Stack Overflow is a community of 4.7 million programmers, just like you, helping each other.

Join them; it only takes a minute:

Sign up
Join the Stack Overflow community to:
  1. Ask programming questions
  2. Answer and help your peers
  3. Get recognized for your expertise

I have the boost::variant over set of non-default constructible (and maybe even non-moveable/non-copyable and non-copy/move constructible) classes with essentialy different non-default constructor prototypes, as shown below:

#include <boost/variant.hpp>
#include <string>
#include <list>

struct A { A(int) { ; } };
struct B { B(std::string) { ; } };
struct C { C(int, std::string) { ; } };

using V = boost::variant< A const, B const, C const >;
using L = std::list< V >;

int main()
{
    L l;
    l.push_back(A(1)); // an extra copy/move operation
    l.push_back(B("2")); // an extra copy/move operation
    l.push_back(C(3, "3")); // an extra copy/move operation
    l.emplace_back(4);
    l.emplace_back(std::string("5"));
    // l.emplace_back(3, std::string("3")); // error here
    return 0;
}

I expect, that std::list::emplace_back allows me to construct-and-insert (in single operation) new objects (of all the A, B, C types) into list, even if they have T & operator = (T const &) = delete;/T & operator = (T &&) = delete; and T(T const &) = delete;/T(T &&) = delete;. But what should I do, if constructor is a non-conversion one? I.e. have more, than one parameter. Or what I should to do if two different variant's underlying types have ambiguous constructor prototypes? In my opinion, this is the defect of implementation of the boost::variant library in the light of the new features of C++11 standard, if any at all can be applyed to solve the problem.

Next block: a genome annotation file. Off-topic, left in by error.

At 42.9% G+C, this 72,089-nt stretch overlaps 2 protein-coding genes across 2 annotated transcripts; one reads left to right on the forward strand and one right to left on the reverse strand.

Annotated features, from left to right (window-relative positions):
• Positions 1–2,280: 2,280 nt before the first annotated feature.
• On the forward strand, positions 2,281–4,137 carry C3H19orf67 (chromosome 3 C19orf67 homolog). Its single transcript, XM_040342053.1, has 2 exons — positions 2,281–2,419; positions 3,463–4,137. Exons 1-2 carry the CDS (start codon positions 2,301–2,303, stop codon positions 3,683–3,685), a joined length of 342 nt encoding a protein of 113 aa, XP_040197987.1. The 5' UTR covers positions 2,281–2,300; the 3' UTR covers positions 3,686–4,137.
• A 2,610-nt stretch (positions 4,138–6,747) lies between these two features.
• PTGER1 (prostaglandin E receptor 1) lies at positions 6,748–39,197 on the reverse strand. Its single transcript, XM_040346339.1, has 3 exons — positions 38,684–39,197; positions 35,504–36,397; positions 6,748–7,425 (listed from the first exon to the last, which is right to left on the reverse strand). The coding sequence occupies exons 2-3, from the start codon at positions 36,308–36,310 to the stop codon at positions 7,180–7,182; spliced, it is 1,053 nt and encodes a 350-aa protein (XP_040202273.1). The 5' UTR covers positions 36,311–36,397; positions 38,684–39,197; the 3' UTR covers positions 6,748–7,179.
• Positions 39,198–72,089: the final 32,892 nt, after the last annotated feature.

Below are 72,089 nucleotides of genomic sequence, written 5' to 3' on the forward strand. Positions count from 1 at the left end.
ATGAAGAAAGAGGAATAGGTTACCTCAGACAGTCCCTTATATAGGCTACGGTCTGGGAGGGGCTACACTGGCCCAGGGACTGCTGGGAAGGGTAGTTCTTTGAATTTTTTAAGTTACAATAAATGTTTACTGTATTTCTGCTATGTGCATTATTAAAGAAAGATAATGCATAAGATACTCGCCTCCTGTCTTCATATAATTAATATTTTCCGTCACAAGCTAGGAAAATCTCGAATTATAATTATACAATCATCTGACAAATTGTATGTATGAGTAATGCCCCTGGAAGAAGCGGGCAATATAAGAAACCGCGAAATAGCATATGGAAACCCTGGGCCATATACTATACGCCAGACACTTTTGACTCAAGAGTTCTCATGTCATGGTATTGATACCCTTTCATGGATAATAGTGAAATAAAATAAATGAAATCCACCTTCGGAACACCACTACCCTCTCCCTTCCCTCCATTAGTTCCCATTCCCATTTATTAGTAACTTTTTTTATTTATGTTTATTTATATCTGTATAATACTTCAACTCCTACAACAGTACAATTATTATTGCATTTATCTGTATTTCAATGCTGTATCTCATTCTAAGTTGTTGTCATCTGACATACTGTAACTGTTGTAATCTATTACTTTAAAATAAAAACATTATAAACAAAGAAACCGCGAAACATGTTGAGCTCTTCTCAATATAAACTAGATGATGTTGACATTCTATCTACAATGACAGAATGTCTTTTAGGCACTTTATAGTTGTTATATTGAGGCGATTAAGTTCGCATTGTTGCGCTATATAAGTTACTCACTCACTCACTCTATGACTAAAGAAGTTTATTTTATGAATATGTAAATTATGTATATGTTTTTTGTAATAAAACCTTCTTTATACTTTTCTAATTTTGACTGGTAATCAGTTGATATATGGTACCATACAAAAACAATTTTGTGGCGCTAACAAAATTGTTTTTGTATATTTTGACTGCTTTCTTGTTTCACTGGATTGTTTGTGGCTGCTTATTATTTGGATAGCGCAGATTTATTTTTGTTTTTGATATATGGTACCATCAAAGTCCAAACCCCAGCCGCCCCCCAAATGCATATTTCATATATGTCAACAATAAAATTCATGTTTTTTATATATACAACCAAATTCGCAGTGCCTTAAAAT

I specifically asked about std::list and boost::variant in superposition, because they are both internally implement the pimpl idiom in some form, as far as I know (say, boost::variant currently designed by means of temporary heap backup approach).

share|improve this question
    
Do you need a container and emplace to see this problem? Presumably the ambiguity issue e.g. can arise just with simple construction of a boost::variant. What happens with V v(3, std::string("3"));? – Matt Phillips May 16 '13 at 4:20
    
V v(3, std::string("3")); leads to an error no matching function for call to 'boost::variant<const A, const B, const C>::variant(int, std::string)' note: template argument deduction/substitution failed note: candidate expects 1 argument, 2 provided – Orient May 16 '13 at 5:02
    
Your assumption is right. I just illustrated with the example of a real context. std::list is not mandatory. – Orient May 16 '13 at 5:06
    
boost::variant just simply does not have constructor like template< typename... Args > boost::vector::vector(Args && ...args) that dispatches arguments to constructor of appropriate underlying type p = new T(args...);. – Orient May 16 '13 at 5:11

emplace can only call the constructors of the type in question. And boost::variant's constructors only take single objects which are unambiguously convertible to one of the variant's types.

variant doesn't forward parameters arbitrarily to one of its bounded types. It just takes a value. A single value that it will try to convert to one of the bounded types.

So you're going to have to construct an object and then copy that into the variant.

share|improve this answer
    
But what should I do if my type is non-copyable/moveable and non-copy/move constructible? – Orient May 16 '13 at 5:13
    
I think, that std::is_constructible and some metaprogramming magic can help implement such constructor to boost::variant designers. – Orient May 16 '13 at 5:16
1  
@Dukales: "But what should I do if my type is non-copyable/moveable and non-copy/move constructible?" Then you can't use it in a variant. As for the ability to create such constructors, that may be possible, but it certainly doesn't exist for boost::variant right now. – Nicol Bolas May 16 '13 at 5:52

Assuming you can modify your "C" class, you could give it an additional constructor that takes a single tuple argument.

share|improve this answer

Your Answer

 
discard

By posting your answer, you agree to the privacy policy and terms of service.

Not the answer you're looking for? Browse other questions tagged or ask your own question.